Janelle Jones is an Economic Analyst at the Economic Policy Institute. Her research focuses on labor market topics around race, ethnicity, and the economy. She was previously a research associate at the Center for Economic and Policy Research, where she worked on unemployment, job quality, the economics of racial inequality, and unions. Her research has been cited in the New Yorker, The Economist, The Washington Post, and Harper’s.
Economic Analyst, Economic Policy Institute
Areas of Expertise: Economic Policy, Race and Economy, Economic Inequality, Unemployment, Job Quality, Unions
Suyapa Portillo Villeda is an assistant professor in Chicana/o Latina/o Transnational Studies at Pitzer College. Her work broadly focuses on social movements in Central America with a focus on Honduras. In particular, Portillo’s research centers on the intersections between labor, gender, and race in workers’ lives in the history of the banana export economy in Honduras and Central America.
Since the coup d’état in Honduras in 2009, Portillo has served as region expert in the media to attest to conditions in Honduras and the rest of Central America. Her expertise has been cited by CNN, NPR’s Take Two, and The Huffington Post.
Assistant Professor in Chicana/o-Latina/o Transnational Studies, Pitzer College
Areas of Expertise: Chicana/o Latina/o Transnational Studies, Labor, Gender, Ethnicity, Race, Honduras, Central America, History of Immigration and Migration in Central America, LGBTQ Community in Honduras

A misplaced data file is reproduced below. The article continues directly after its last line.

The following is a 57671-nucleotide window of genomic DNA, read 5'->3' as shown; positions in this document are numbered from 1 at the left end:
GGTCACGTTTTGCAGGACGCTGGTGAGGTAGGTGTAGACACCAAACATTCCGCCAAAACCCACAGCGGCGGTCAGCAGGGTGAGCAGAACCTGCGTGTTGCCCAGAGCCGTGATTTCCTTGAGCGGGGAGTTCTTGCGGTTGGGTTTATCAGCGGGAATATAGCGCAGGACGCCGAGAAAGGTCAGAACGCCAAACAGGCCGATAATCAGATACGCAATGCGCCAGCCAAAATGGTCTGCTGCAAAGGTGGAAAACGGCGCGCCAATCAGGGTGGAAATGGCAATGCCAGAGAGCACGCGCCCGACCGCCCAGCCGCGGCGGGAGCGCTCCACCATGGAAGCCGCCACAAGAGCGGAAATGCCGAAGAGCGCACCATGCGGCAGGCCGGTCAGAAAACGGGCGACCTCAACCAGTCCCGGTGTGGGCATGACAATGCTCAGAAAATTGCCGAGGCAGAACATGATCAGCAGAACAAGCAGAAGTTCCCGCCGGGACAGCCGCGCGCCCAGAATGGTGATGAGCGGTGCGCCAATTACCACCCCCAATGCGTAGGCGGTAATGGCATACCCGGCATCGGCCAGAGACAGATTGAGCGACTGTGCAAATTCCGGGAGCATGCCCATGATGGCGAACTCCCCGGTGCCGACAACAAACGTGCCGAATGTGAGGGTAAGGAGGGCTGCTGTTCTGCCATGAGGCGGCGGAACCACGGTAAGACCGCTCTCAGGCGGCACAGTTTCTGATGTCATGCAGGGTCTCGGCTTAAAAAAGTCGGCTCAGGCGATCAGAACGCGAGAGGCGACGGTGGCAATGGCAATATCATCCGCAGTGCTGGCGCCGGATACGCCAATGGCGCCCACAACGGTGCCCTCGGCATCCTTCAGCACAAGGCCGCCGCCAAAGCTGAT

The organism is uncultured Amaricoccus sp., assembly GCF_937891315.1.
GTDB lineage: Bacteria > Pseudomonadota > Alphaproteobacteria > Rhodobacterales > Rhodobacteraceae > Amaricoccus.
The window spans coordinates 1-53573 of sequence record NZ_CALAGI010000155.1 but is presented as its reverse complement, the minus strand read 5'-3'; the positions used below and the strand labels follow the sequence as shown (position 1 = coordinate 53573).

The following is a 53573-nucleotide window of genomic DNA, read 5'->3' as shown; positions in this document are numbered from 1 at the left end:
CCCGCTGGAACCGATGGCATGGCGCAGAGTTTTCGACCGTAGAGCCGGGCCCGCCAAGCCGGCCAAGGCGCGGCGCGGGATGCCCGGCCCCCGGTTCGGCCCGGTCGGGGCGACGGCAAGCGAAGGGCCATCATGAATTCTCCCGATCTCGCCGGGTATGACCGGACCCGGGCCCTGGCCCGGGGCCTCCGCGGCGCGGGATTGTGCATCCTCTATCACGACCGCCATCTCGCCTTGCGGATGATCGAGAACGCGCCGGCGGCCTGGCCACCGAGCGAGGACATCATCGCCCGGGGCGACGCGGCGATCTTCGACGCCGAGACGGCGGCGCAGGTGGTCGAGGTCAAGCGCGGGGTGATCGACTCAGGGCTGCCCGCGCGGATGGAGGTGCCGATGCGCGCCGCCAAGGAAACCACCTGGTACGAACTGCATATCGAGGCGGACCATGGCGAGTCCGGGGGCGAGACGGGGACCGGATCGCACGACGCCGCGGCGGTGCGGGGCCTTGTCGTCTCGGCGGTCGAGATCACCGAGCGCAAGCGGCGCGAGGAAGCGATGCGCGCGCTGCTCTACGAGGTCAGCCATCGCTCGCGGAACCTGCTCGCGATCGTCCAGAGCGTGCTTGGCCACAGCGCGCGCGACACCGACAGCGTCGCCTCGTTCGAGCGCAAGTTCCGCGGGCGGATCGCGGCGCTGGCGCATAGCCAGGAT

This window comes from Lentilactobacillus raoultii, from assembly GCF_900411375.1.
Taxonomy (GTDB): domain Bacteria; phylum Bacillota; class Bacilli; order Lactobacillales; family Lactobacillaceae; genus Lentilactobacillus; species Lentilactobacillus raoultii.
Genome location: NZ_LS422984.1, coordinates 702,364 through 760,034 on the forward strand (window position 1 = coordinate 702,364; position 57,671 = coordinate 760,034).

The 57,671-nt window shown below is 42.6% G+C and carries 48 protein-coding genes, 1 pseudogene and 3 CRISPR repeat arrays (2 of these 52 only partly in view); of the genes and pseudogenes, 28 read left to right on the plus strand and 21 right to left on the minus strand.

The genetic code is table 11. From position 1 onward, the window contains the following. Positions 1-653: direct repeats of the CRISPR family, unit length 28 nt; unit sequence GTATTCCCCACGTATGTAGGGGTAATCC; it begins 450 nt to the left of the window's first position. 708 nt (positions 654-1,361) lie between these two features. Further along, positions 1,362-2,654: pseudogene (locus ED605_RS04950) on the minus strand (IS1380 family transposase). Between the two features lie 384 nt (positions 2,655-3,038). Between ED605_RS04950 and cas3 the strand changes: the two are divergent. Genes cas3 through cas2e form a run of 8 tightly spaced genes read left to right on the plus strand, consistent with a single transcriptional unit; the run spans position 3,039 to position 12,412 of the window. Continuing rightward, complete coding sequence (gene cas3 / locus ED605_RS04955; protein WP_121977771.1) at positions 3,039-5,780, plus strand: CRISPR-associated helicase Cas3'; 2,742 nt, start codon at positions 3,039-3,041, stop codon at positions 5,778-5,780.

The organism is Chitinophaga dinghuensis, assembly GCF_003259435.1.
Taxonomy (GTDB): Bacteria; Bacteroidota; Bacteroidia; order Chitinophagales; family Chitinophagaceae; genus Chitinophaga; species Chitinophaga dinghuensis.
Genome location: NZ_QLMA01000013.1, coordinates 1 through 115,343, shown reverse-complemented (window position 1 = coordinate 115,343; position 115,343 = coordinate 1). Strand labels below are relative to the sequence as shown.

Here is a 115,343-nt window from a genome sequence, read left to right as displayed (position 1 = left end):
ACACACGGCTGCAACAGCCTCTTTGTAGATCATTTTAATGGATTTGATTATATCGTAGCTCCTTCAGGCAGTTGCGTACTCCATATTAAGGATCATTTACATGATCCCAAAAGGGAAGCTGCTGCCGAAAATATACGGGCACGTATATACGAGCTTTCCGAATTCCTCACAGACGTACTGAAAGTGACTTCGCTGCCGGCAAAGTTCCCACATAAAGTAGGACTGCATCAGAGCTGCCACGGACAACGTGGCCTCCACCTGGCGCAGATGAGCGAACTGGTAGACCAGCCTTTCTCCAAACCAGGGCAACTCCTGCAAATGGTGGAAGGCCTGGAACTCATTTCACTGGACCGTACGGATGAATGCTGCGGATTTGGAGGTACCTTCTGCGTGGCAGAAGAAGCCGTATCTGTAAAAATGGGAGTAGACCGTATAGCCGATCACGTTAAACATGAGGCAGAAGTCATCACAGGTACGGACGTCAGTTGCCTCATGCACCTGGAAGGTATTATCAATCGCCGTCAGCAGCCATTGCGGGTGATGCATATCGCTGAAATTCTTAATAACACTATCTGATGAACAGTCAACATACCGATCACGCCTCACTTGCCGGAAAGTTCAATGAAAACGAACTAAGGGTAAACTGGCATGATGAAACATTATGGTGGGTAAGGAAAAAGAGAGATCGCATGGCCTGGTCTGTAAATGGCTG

Zareena Grewal is an Associate professor of American, Religious, Middle East, Women, Gender & Sexuality Studies and Ethnicity, Race, & Migration at Yale University. Her research and teaching interests include political and cultural developments in the Middle East and South Asia, the refugee crisis and the reform of Islam.
Grewal is also a senior fellow with the Center for Global Policy, where she formerly worked as the research director. A published author and filmmaker, her upcoming book, “Is the Quran a Good Book?” examines U.S. citizens’ views of the Quran and how it factors into ideas of islamophobia and tolerance in America. In 2005, her film “By the Dawn’s Early Light: Chris Jackson’s Journey to Islam” was nationally broadcast in the United States and again more recently on ESPN’s Outside the Lines. She is the recipient of a number of writing awards, including, most recently, the Society for Humanistic Anthropology’s Victor Turner Prize for Ethnographic Writing.
Associate professor of American, Religious, Middle East, Women, Gender & Sexuality Studies and Ethnicity, Race, & Migration, Yale University
Areas of Expertise: Islam, gender studies, race and ethnicity, religious studies, international film, anthropology, ethnographic writing
Dr. Alexes Harris teaches at the University of Washington and serves as an affiliate at the West Coast Poverty Center and Center for Studies in Demography and Ecology. A driving aim of her work is to produce empirically based research that is theoretically informed, and has real world policy implications for addressing social problems and inequality in the United States. Her most current research examines the sentencing of monetary sanctions, such as fines, fees, and surcharges, to people convicted of felony offenses in Washington state. Using a mixed-method approach, she has analyzed Administrative Office of the Courts data, conducted observations of sentencing and sanctioning hearings, and conducted interviews with court officials to examine variation in sentencing, supervision and sanctioning practices related to unpaid debt.